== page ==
Various example embodiments of the fabric 14 are described below with reference to specific stitch types, needle notation and materials used. It should be recognized that the resulting self-curling fabric 14 is not limited to these specific examples. The schematic stitch illustrations show the presently preferred stitches used to construct the fabric examples, with the various stitches being illustrated separate from one another for clarity. It is to be understood that the various stitches are not formed separate from one another, but are knitted with one another to form the fabric 14 on the crochet machine.
Each stitch diagram represents a separate bar on the crochet knitting machine that carries a plurality of yarns or monofilaments knitted in the stitch that is illustrated. In the first two fabric examples illustrated in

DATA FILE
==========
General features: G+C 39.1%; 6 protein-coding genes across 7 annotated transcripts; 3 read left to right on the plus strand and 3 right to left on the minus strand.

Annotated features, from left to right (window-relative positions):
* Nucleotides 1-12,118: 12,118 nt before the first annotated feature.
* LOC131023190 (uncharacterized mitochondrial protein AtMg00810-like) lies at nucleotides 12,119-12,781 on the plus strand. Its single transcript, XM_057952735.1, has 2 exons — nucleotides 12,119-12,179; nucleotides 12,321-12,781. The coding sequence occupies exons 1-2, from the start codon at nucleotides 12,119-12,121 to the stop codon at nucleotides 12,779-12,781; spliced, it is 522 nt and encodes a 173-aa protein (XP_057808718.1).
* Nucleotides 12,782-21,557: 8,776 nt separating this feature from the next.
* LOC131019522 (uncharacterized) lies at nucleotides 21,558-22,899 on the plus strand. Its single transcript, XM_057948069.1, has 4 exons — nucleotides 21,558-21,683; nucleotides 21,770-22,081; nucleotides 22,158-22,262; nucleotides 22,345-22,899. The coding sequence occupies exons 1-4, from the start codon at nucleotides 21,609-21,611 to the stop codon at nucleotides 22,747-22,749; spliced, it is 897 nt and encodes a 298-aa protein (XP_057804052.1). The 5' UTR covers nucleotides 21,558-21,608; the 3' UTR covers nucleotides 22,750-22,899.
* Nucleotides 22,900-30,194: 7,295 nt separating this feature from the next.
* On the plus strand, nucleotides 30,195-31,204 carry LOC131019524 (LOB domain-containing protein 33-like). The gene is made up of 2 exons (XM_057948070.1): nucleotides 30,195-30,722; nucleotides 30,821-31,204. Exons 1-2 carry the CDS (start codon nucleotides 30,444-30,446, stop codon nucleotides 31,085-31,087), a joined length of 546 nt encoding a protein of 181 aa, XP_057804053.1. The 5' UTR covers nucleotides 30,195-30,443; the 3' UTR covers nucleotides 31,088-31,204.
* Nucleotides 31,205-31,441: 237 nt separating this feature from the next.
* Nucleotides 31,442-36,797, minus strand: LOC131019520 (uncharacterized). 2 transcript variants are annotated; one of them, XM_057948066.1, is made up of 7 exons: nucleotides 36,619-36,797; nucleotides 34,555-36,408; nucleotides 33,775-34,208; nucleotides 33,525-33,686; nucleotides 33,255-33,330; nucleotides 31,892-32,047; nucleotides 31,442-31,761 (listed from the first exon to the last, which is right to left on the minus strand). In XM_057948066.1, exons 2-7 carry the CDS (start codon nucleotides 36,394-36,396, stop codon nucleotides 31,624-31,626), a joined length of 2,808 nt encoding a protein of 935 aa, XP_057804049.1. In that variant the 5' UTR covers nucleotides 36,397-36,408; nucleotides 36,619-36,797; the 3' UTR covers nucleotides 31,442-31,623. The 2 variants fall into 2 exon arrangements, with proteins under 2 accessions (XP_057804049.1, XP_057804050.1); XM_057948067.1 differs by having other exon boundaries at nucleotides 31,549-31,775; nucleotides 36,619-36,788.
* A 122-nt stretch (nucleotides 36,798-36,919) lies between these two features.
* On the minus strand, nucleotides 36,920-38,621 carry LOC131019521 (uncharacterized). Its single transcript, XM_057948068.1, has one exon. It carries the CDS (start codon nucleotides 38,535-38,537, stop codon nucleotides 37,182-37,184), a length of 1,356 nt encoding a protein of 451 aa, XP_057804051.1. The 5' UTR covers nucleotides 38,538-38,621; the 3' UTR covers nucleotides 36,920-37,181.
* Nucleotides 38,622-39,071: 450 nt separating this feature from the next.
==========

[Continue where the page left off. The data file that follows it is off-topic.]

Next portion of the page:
In a related example to Example 1, the plurality of closed chain stitch yarns 28 may comprise one or more monofilaments in place of some of the multi-filament chain stitch yarns over a plurality of wales 29, thereby creating one or more wales of close chain stitch monofilament yarns extending along the length of the sleeve fabric 14. Such circumferentially spaced monofilament wales 29 enhance the abrasion resistance and provide increased protection to the adjacent multifilament yarns. Accordingly, the sleeve 10, 12 could contain both monofilament and multifilament warp-wise chain stitches 28, 29 on the outer convex surface 27. As mentioned above, this example embodies the classic crochet techniques and tends to have less end fray when cold-cut due to aforementioned reasons.